A pair of rare red-headed vultures sent to Thai wildlife sanctuary to mate

Valentine’s Day, traditionally celebrated each year on February 14, is the time when people express their love, normally by giving red roses. For a small group of dedicated conservationists, however, it’s a chance to express their love for a pair of very rare red-headed vultures, sending them back into the wild to mate in the sanctuary of the wildlife of Huai Kha Khaeng in Western Thailand.

Red-headed vultures are classified as critically endangered by the International Union for Conservation of Nature (IUCN). The birds disappeared from the wild in Thailand 30 years ago when the last flock of around 30 died on February 14, 1992 at Huai Kha Khaeng Wildlife Sanctuary after eating a poisoned carcass, used as bait by illegal hunters to trap tigers. A few, however, have survived in captivity in a zoo and at the sanctuary‘s breeding station.

Since 2014, the Zoological Parks Organization of Thailand, Department of National Parks, Wildlife and Plant Conservation, Seub Nakhasathien Foundation and Kasetsart University have jointly discussed a project to reintroduce vultures red-capped in their former habitat in Thailand.

The project took off in 2020 when a research team began studying the behavior of two vultures in captivity, one at Nakhon Ratchasima Zoo and the other at a breeding facility in Huai Kha Khaeng Wildlife Sanctuary. .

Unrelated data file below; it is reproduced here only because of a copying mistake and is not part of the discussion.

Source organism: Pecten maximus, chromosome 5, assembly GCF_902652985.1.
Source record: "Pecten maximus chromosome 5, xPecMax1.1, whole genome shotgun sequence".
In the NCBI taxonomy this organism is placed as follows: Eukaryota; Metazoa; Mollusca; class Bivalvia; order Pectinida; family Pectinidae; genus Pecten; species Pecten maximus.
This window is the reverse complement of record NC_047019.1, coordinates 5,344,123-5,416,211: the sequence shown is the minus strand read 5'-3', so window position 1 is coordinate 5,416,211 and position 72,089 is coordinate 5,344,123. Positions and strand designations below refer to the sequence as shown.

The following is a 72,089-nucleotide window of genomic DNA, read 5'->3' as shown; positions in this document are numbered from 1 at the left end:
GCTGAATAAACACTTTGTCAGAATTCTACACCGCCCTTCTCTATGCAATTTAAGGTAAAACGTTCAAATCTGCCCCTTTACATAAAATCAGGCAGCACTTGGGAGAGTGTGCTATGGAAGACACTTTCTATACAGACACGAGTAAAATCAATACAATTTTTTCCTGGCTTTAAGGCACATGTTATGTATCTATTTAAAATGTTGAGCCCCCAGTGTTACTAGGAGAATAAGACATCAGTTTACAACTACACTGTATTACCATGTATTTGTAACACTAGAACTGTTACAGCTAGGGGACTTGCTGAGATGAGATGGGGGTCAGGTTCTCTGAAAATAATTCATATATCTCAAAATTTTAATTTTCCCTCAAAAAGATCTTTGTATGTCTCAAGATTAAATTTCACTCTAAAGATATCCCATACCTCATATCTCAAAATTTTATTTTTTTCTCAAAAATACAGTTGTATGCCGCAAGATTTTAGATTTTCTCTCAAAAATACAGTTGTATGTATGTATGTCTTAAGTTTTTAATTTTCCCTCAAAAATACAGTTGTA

On January 31 last year, the zoo’s 20-year-old bird laid an egg, but after two months it failed to hatch. In January this year, Nui laid another egg and the research team is eagerly waiting for it to hatch.

Hoping that the second egg would hatch and to prepare for the return of the two vultures to the wild, the authorities decided to build a huge cage in the wildlife sanctuary to house the two vultures along with the egg.

The two vultures were brought two months ago to the breeding station of the wildlife reserve, to allow them to familiarize themselves with the environment, before being released today in the huge cage.

The research team performed an exercise yesterday to make sure everything would go as planned.

The cage is located in rough terrain and the team decided to take the two vultures out of the breeding station at 6am this morning, to limit the stress on the birds.

It is hoped that within the next 1-2 years the two will mate and lay an egg, which will be taken to the breeding station to hatch in an incubator.

The cage measures approximately 20 x 20 x 40 meters. It contains a small pond, a watering system and an artificial nest. It is equipped with CCTV for 24 hour surveillance and is surrounded by an electric fence to protect birds.

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